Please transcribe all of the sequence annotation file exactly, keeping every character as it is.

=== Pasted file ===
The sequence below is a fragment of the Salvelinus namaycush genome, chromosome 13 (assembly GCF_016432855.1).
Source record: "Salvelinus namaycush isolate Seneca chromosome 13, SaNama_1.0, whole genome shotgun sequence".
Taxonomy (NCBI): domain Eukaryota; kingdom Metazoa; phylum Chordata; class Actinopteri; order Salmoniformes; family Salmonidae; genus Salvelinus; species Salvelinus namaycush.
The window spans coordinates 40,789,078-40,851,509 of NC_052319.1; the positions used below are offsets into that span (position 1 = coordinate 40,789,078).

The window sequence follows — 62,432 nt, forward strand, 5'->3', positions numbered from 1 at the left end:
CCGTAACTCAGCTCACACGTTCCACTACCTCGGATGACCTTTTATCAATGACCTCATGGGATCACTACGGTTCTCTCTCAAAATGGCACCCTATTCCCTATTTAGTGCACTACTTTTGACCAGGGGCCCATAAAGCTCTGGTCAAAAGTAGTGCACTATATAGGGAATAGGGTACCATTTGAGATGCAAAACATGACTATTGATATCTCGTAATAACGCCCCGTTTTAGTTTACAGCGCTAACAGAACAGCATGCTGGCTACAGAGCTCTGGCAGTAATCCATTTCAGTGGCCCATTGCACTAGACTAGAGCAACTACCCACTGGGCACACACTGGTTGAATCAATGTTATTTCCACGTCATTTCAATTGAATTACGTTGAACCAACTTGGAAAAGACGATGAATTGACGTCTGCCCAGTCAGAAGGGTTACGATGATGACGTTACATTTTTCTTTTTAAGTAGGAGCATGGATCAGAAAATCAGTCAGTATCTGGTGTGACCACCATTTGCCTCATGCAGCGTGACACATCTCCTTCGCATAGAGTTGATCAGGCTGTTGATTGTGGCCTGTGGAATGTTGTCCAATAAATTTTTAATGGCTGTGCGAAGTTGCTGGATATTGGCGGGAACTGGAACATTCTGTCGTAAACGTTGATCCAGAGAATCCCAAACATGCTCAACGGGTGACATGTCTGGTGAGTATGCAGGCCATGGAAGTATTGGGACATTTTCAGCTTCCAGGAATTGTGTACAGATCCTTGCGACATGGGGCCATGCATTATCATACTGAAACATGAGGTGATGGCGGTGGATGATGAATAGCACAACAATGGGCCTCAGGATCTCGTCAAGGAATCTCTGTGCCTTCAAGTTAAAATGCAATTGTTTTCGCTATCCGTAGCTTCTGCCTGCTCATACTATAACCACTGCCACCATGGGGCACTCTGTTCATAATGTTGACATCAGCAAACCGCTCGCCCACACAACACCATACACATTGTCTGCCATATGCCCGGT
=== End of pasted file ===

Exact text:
The sequence below is a fragment of the Salvelinus namaycush genome, chromosome 13 (assembly GCF_016432855.1).
Source record: "Salvelinus namaycush isolate Seneca chromosome 13, SaNama_1.0, whole genome shotgun sequence".
Taxonomy (NCBI): domain Eukaryota; kingdom Metazoa; phylum Chordata; class Actinopteri; order Salmoniformes; family Salmonidae; genus Salvelinus; species Salvelinus namaycush.
The window spans coordinates 40,789,078-40,851,509 of NC_052319.1; the positions used below are offsets into that span (position 1 = coordinate 40,789,078).

The window sequence follows — 62,432 nt, forward strand, 5'->3', positions numbered from 1 at the left end:
CCGTAACTCAGCTCACACGTTCCACTACCTCGGATGACCTTTTATCAATGACCTCATGGGATCACTACGGTTCTCTCTCAAAATGGCACCCTATTCCCTATTTAGTGCACTACTTTTGACCAGGGGCCCATAAAGCTCTGGTCAAAAGTAGTGCACTATATAGGGAATAGGGTACCATTTGAGATGCAAAACATGACTATTGATATCTCGTAATAACGCCCCGTTTTAGTTTACAGCGCTAACAGAACAGCATGCTGGCTACAGAGCTCTGGCAGTAATCCATTTCAGTGGCCCATTGCACTAGACTAGAGCAACTACCCACTGGGCACACACTGGTTGAATCAATGTTATTTCCACGTCATTTCAATTGAATTACGTTGAACCAACTTGGAAAAGACGATGAATTGACGTCTGCCCAGTCAGAAGGGTTACGATGATGACGTTACATTTTTCTTTTTAAGTAGGAGCATGGATCAGAAAATCAGTCAGTATCTGGTGTGACCACCATTTGCCTCATGCAGCGTGACACATCTCCTTCGCATAGAGTTGATCAGGCTGTTGATTGTGGCCTGTGGAATGTTGTCCAATAAATTTTTAATGGCTGTGCGAAGTTGCTGGATATTGGCGGGAACTGGAACATTCTGTCGTAAACGTTGATCCAGAGAATCCCAAACATGCTCAACGGGTGACATGTCTGGTGAGTATGCAGGCCATGGAAGTATTGGGACATTTTCAGCTTCCAGGAATTGTGTACAGATCCTTGCGACATGGGGCCATGCATTATCATACTGAAACATGAGGTGATGGCGGTGGATGATGAATAGCACAACAATGGGCCTCAGGATCTCGTCAAGGAATCTCTGTGCCTTCAAGTTAAAATGCAATTGTTTTCGCTATCCGTAGCTTCTGCCTGCTCATACTATAACCACTGCCACCATGGGGCACTCTGTTCATAATGTTGACATCAGCAAACCGCTCGCCCACACAACACCATACACATTGTCTGCCATATGCCCGGT